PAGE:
To make the most basic chili oil, you can simply use chili flakes. Some versions use ginger, cinnamon bark, bay leaves, star anise etc.

The recipe below is our family’s formula. We always enjoy adding a few Sichuan peppercorns to add a hint of numbing nuttiness. We also use a pinch of five spice powder to add umami.

How to Make Chili Oil (辣椒油) | Chinese Chili Oil | Gluten-Free | Vegan | Vegetarian | Condiment | Chinese Food | Chinese Recipes | Asian Foo(4) To filter or not to filter?

Once you’ve made the chili oil, you can either filter the oil and discard the chili flakes, or you can leave them in. This habit varies a lot in China depending on the region, so I’d say both methods are authentic and correct.

As a northerner, I grew up having chili oil with tons of chili flakes sitting at the bottom. In fact, in many restaurants you will find the chili oil jar is filled mostly chili flakes and very little oil.

Again, if you choose proper chili flakes (see point #1 above), your chili oil will not be very spicy and it should taste nutty with a balanced umami flavor. The chili flakes should add texture and smokiness to your dish, not spiciness.

How to Make Chili Oil (辣椒油) | Chinese Chili Oil | Gluten-Free | Vegan | Vegetarian | Condiment | Chinese Food | Chinese Recipes | Asian Food

How to make chili oil video

I’ve created this short video for you, so you can easily get an idea of the workflow and see how easy it is to make chili oil in your own kitchen!

More recipes made with chili oil

If you give this recipe a try, let us know! Leave a comment, rate it (once you’ve tried it), take a picture and tag it @omnivorescookbook on Instagram! I’d love to see what you come up with.

5.0 from 7 reviews
How to Make Chili Oil (辣椒油)
 
Prep time
Cook time
Total time
 
Making chili oil at home might seem like a daunting task at first, but once you understand the key steps, it only takes five minutes to make the best-tasting chili oil with extra fragrance, nuttiness and smokiness!
Author:
Recipe type: Main
Cuisine: Chinese
Serves: 1 cup chili oil
Ingredients
Instructions
  1. Combine chili flakes, five spice powder, sesame seeds, star anise, Sichuan peppercorns, and bay leaves in a heatproof ceramic bowl that can hold at least 2 cups liquid. Place the bowl on a heat resistant coaster.
  2. Heat oil in a wok (or a skillet) over medium-high heat. Add ginger. When the ginger starts to wither and turns golden brown, immediately turn off the heat. The oil should reach 370 degrees F (190 C) and no higher than 400 F (200 C) if read with an instant thermometer.
  3. Carefully pour oil or use a ladle to transfer oil into the bowl of mixed spices. The oil will bubble for a few seconds and cook the spices. While the the oil is bubbling, use a metal spoon to stir gently to mix the spices, so they’ll cook thoroughly.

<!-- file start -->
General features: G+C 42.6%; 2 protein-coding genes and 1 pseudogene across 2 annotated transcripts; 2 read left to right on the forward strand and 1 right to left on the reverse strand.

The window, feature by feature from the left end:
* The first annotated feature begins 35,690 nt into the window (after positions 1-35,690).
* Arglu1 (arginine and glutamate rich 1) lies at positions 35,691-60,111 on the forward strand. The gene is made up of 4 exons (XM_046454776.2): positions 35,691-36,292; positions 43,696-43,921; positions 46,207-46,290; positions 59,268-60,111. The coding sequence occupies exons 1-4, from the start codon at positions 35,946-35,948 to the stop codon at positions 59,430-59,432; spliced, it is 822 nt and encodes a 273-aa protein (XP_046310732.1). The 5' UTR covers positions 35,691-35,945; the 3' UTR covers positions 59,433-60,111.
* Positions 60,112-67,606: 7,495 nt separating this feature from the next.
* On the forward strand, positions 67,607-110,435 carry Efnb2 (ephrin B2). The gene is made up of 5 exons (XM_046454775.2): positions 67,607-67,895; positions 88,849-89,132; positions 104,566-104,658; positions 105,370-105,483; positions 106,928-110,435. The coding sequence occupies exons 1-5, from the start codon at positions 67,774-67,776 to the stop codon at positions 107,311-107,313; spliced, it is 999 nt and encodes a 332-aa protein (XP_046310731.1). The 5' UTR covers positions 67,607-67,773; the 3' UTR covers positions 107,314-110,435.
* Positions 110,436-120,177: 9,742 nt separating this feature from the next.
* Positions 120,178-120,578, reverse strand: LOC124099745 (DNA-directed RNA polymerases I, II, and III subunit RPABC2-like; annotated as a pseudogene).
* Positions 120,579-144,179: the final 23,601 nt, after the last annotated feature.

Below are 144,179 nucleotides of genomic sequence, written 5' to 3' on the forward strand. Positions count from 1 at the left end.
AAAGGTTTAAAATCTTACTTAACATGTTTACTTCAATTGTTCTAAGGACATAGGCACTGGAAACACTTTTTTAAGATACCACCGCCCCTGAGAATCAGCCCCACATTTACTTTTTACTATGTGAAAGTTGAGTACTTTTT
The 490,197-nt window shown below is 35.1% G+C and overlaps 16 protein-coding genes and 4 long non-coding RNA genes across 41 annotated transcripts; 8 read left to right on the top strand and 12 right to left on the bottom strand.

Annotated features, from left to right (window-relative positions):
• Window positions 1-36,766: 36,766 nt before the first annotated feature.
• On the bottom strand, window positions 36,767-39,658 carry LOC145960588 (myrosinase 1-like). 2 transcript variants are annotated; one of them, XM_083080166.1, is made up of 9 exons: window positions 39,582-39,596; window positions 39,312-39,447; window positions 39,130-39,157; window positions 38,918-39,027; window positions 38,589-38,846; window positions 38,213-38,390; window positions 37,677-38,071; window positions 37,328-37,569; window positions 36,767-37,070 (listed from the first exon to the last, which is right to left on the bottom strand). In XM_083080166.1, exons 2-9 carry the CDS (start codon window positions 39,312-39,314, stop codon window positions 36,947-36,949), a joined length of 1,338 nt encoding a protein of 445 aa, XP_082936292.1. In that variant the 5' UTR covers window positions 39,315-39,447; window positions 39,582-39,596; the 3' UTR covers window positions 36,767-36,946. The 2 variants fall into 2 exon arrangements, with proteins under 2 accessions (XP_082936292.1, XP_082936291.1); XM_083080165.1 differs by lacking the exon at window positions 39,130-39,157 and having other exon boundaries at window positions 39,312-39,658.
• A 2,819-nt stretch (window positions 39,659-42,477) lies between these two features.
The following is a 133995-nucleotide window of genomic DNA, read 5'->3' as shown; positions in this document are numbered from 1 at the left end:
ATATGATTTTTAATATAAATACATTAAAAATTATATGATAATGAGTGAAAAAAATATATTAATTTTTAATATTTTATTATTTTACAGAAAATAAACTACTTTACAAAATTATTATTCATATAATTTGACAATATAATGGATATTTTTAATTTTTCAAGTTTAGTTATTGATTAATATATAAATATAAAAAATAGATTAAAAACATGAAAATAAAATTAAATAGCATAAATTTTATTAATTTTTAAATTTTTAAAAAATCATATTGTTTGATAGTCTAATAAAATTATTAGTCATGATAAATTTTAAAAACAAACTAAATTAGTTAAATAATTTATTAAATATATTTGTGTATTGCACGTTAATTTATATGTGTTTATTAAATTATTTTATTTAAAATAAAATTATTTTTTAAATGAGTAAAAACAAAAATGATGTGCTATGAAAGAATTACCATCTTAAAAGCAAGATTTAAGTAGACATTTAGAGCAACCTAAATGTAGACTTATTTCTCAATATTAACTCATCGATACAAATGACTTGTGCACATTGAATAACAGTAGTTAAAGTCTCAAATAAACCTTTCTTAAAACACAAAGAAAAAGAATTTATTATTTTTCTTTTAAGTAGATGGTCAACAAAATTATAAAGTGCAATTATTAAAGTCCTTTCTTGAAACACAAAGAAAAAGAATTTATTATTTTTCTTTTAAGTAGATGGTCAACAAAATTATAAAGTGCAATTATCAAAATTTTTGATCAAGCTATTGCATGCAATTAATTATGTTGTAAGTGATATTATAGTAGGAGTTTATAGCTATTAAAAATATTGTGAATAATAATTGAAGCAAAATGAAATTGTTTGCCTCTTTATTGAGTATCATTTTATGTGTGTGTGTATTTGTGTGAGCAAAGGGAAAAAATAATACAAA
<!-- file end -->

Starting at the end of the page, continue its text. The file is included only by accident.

4. When the oil cools down a bit, scoop out and discard the star anise and bay leaf.
  5. The oil is now ready to use! Its flavor will mature if you let it rest for a day, allowing the spices to infuse into the oil.
  6. The oil can be stored covered at room temperature for two weeks, or up to six months in the fridge in an airtight container.
Notes
(1) To create chili oil with a beautiful red color without being too spicy, use Sichuan chili flakes. The chili flakes are made with premium peppers that have a vibrant color with fewer chili seeds. Alternatively, if you cannot find the type, use Korean chili flakes. It is possible to use chili powder as well, but this tends to make the chili oil very spicy with a yellowish color.

 

The recipe was originally published on August 7, 2014, and updated on April 23, 2017.

Disclosure

Omnivore's Cookbook is a participant in the Amazon Services LLC Associates Program, an affiliate advertising program designed to provide a means for sites to earn advertising fees by advertising and linking to amazon.com.
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Meet Maggie

Hi I'm Maggie Zhu! Welcome to my site about modern Chinese cooking - including street food, family recipes, and restaurant dishes. I take a less labor-intensive approach while maintaining the taste and look of the dish. I am originally from Beijing, and now cook from my Austin, Texas kitchen.

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35 thoughts on “How to Make Chili Oil (辣椒油)

    1. Maggie Post author

      Thanks Crystal! I’m totally agree with you, those homemade condiments have much better flavor. It takes no time after you get used to the cooking process. 🙂

      Reply
    1. Maggie Post author